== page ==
The Affordable Care Act’s path to the Supreme Court continues to generate discussion and commentary. (The ACA was also the subject of a symposium on this blog). Writing for the Los Angeles Times, David Savage describes the decision facing the Obama Administration "“ whether to seek en banc review of the Eleventh Circuit's decision striking down the individual mandate as unconstitutional or to instead seek Supreme Court review directly "“ as carrying a "high political risk." The York Daily Record examines the prospect that Goudy-Bachman v. Department of Health and Human Services, in which a federal judge from the Middle District of Pennsylvania struck down the ACA's individual mandate, could reach the Court. (Hat tip to Howard Bashman of How Appealing for this link.) Finally, writing at Verdict, Michael Dorf argues that although litigation over the ACA is likely to produce "the most closely watched case" of the coming Term, it "actually presents a relatively unimportant constitutional question" and is significant primarily in "the realms of politics and policy."
The execution of Troy Davis last Wednesday prompted more debate over the weekend about the Court's role in executions. Responding to criticism by Dahlia Lithwick and Lisa McElroy in the New York Times (which Kiera covered in Friday's round-up), Kent Scheidegger countered at Crime and Consequences that "[u]nexplained denials are, of course, standard operating procedure at the discretionary review stage." The editorial board of the New York Times cites the Davis case as an example of how the Court has failed to create procedures that render the death penalty constitutionally permissible. But Kenneth Jost contends at Jost on Justice that the case for Troy Davis's actual innocence is ultimately unpersuasive.
Justices Scalia and Kagan also drew coverage this past weekend. On Saturday, Justice Scalia delivered a speech at Duquesne University in which he argued for the importance of moral judgment in higher education; the Pittsburgh-Gazette and Pittsburgh Tribune-Review both have coverage. Writing in the Washington Post, Robert Barnes surveys Justice Kagan's first year on the Court, observing that although she "came to the bench as something of a mystery," the Justice now stands out as a "conversational, confident writer, at times as sarcastic and cutting as a veteran."
- At CATO@Liberty, Ilya Shapiro links to an entertaining video by the Institute for Justice that explores the basics of trial and appellate procedure to illustrate how a case reaches the Supreme Court.
- In the Washington Post, Robert Barnes surveys the procedural posture of the various same-sex marriage cases and concludes that "it's anyone's guess how long the legal appeals are going to take and which cases are likely to reach the Supreme Court first."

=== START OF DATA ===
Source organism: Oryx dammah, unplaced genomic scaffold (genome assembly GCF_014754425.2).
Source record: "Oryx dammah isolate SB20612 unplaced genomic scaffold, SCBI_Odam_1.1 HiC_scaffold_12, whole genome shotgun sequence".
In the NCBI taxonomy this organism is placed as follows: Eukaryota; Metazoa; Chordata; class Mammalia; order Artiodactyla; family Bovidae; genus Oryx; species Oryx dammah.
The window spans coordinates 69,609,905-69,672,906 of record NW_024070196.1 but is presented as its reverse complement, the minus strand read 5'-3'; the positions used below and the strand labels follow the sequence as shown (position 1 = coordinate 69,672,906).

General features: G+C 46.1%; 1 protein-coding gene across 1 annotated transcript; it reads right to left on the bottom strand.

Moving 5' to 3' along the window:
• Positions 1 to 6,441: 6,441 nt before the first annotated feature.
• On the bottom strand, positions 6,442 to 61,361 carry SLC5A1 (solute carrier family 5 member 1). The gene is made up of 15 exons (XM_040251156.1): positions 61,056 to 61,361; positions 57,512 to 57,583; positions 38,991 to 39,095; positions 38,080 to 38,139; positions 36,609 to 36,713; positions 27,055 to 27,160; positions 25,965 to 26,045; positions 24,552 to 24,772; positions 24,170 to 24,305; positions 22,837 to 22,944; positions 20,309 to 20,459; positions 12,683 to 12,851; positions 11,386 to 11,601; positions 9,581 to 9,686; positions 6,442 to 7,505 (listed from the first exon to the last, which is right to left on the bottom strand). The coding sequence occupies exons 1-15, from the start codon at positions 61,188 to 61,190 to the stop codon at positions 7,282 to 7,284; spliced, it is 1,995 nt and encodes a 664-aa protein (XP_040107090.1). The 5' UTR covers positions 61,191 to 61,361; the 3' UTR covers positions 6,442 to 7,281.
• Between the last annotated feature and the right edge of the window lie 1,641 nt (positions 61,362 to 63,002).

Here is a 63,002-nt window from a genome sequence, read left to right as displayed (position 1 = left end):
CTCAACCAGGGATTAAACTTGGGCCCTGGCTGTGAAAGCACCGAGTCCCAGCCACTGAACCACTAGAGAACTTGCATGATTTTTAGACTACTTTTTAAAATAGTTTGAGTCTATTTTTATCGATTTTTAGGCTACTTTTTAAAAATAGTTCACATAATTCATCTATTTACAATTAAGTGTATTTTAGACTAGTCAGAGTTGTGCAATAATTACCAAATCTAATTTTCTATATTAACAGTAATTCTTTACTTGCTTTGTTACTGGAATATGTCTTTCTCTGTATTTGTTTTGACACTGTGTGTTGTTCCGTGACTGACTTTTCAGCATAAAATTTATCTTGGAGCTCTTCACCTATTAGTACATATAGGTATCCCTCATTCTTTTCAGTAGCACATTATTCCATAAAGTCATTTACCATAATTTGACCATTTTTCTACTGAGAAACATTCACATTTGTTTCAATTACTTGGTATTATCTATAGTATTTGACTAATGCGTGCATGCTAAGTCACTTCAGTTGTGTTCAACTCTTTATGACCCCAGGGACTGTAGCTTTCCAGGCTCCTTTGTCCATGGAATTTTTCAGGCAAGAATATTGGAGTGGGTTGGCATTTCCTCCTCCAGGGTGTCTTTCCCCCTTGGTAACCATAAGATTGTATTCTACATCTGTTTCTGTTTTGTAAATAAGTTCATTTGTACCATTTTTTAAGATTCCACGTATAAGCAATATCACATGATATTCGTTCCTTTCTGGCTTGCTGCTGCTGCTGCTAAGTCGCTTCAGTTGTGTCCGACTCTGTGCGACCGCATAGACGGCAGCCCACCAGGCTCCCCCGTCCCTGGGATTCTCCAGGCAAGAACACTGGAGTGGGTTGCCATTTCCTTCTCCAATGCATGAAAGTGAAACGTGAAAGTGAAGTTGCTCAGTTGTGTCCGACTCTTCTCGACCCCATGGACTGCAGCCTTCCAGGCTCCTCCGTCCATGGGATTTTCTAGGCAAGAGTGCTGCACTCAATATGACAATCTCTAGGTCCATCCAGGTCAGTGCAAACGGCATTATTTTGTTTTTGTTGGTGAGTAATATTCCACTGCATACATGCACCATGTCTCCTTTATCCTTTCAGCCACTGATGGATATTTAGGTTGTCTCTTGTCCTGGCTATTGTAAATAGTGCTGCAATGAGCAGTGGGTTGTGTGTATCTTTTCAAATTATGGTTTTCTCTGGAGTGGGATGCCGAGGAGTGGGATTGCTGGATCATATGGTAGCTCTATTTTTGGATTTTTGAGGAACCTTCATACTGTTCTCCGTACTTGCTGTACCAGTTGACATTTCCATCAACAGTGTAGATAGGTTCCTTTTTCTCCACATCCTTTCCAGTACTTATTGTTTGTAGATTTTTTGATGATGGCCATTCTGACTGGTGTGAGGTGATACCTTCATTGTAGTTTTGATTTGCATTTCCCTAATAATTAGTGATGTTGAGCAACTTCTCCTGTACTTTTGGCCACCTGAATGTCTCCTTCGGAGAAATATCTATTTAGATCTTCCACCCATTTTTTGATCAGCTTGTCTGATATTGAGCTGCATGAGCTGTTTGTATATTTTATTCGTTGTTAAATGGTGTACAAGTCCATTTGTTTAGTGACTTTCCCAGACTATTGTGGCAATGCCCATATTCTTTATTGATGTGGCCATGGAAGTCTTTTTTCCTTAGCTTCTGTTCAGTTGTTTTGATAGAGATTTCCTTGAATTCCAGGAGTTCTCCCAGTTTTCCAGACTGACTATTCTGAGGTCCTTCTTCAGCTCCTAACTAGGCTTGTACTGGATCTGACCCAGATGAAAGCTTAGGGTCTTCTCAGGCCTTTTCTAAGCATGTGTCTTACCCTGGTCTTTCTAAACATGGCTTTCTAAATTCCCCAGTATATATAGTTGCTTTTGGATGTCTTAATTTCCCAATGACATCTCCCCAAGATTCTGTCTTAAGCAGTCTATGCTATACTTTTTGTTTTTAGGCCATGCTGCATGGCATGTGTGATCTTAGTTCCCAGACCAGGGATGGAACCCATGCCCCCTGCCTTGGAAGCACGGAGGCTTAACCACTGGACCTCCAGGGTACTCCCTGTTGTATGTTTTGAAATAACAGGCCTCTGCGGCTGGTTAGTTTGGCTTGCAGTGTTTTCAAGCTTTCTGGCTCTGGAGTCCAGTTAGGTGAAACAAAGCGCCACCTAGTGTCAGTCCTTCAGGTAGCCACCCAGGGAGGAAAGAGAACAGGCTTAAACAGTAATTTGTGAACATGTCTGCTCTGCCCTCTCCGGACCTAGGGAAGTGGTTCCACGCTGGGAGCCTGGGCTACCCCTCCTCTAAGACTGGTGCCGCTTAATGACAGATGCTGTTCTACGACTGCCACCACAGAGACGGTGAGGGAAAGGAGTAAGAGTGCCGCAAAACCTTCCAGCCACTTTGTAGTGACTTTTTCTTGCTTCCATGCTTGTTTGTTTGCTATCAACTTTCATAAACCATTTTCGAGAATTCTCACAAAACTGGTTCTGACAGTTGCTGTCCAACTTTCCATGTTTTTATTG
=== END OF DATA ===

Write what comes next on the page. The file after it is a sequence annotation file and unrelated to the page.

- In the New York Times, Steven Greenhouse reports that labor unions have reacted to the Court's ruling in Citizens United v. FEC by "developing ambitious plans to influence nonunion households in the 2012 election and counter corporate money flowing into outside conservative groups."
- At Concurring Opinions, Daniel Solove discusses United States v. Jones, in which the Court will consider the constitutionality of using a GPS tracking device on a suspect's car without a warrant. He proposes a "coherent line" to demarcate when the Fourth Amendment will apply to the use of surveillance technology in public.
- In the Los Angeles Times, Meg Waite Clayton commemorates Justice Sandra Day O'Connor's arrival on the Court thirty years ago, arguing that "in her holdings themselves, and in her holding against expectation to her own sense of the law, Sandra Day O’Connor demonstrated that the time to give up traditional notions of gender roles had come."
- In the Deseret News, Michael de Groote previews Hosanna-Tabor v. Evangelical Lutheran Church and School v. EEOC, in which the Court will consider the scope of the ministerial exception to anti-discrimination statutes in the employment context. (Hat tip: Howard Bashman of How Appealing.)
- At Lubbock Online, Logan G. Carver reports on a speech given by General William Suter, the Clerk of the Court, at Texas Tech Law School last Friday.
- Howard Wasserman argues at Prawsblog that lower courts have begun to "take the Supreme Court at its word about backing away from drive-by jurisdictional rulings, especially those on the margins of jurisdiction and merits."
Recommended Citation: Joshua Matz, Monday round-up, SCOTUSblog (Sep. 26, 2011, 9:19 AM), http://www.scotusblog.com/2011/09/monday-round-up-94/